He suggested the move stemmed from political pressure on Mr Biden from Congress, the US campus protests and the upcoming election.

Senator Lindsey Graham speaks during a hearing of the Senate Appropriations Committee Subcommittee on Defence on Capitol Hill in Washington
Senator Lindsey Graham speaks during a hearing of the Senate Appropriations Committee Subcommittee on Defence on Capitol Hill in Washington (Mark Schiefelbein/AP)

“If we stop weapons necessary to destroy the enemies of the state of Israel at a time of great peril, we will pay a price,” said Senator Lindsey Graham (Republican-South Carolina), his voice rising in anger during an exchange with Mr Austin.

“This is obscene. It is absurd. Give Israel what they need to fight the war they can’t afford to lose.”

Independent Senator Bernie Sanders, of Vermont, a Biden ally, said in a statement the pause on big bombs must be a “first step”.

“Our leverage is clear,” Mr Sanders said.

“Over the years, the United States has provided tens of billions of dollars in military aid to Israel. We can no longer be complicit in Netanyahu’s horrific war against the Palestinian people.”

Mr Austin, meanwhile, told legislators that “it’s about having the right kinds of weapons for the task at hand”.

Lloyd Austin
Secretary of Defence Lloyd Austin (Mark Schiefelbein/AP)

He said the US wants to see Israel do “more precise” operations.

Israeli troops on Tuesday seized control of Gaza’s vital Rafah border crossing in what the White House described as a limited operation that stopped short of the full-on Israeli invasion of the city that Mr Biden has repeatedly warned against on humanitarian grounds, most recently in a Monday call with Mr Netanyahu.

Israel has ordered the evacuation of 100,000 Palestinians from the city.

Israeli forces have also carried out what they describe as “targeted strikes” on the eastern part of Rafah and captured the Rafah crossing, a critical conduit for the flow of humanitarian aid along the Gaza-Egypt border.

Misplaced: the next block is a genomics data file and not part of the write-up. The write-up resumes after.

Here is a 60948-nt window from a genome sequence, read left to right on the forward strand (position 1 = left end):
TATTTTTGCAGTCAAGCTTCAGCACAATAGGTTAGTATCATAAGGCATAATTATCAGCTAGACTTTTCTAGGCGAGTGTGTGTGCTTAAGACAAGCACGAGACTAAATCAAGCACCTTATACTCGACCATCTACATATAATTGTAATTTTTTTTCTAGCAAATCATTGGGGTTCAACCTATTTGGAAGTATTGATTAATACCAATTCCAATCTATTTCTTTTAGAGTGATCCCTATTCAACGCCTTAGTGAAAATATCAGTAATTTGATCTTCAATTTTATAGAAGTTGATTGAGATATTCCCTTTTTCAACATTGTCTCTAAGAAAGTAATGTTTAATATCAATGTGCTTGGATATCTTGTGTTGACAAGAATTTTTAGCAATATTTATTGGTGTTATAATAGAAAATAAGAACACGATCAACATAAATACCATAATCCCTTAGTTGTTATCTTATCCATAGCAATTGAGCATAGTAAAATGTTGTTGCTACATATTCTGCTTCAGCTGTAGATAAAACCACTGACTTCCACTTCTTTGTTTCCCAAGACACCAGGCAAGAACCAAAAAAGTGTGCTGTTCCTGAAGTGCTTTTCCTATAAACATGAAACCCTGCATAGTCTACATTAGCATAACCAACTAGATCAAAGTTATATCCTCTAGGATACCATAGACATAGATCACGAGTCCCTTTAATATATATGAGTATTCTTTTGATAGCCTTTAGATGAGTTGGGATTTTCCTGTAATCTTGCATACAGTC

Privately, concern has mounted inside the White House about what is unfolding in Rafah, but publicly administration officials have stressed that they did not think the operations had defied Mr Biden’s warnings against a widescale operation in the city.

The State Department is separately considering whether to approve the continued transfer of Joint Direct Attack Munition kits, which place precision guidance systems on to bombs, to Israel, but the review did not pertain to imminent shipments.

Joe Biden
President Joe Biden (Morry Gash/AP)

Israel, by contrast, has used the bomb frequently in the seven-month Gaza war.

Experts say the use of the weapon, in part, has helped drive the enormous Palestinian casualty count that the Hamas-run Health Ministry puts at more than 34,000 dead, though it does not distinguish between militants and civilians.

The US-Israel relationship has been close through both Democratic and Republican administrations.

But there have been other moments of deep tension since Israel’s founding in which US leaders have threatened to hold up aid in an attempt to sway Israeli leadership.

President Dwight Eisenhower pressured Israel with the threat of sanctions into withdrawing from the Sinai in 1957 in the midst of the Suez Crisis.

Ronald Reagan delayed the delivery of F16 fighter jets to Israel at a time of escalating violence in the Middle East.

President George HW Bush held up 10 billion dollars in loan guarantees to force the cessation of Israeli settlement activity in the occupied territories.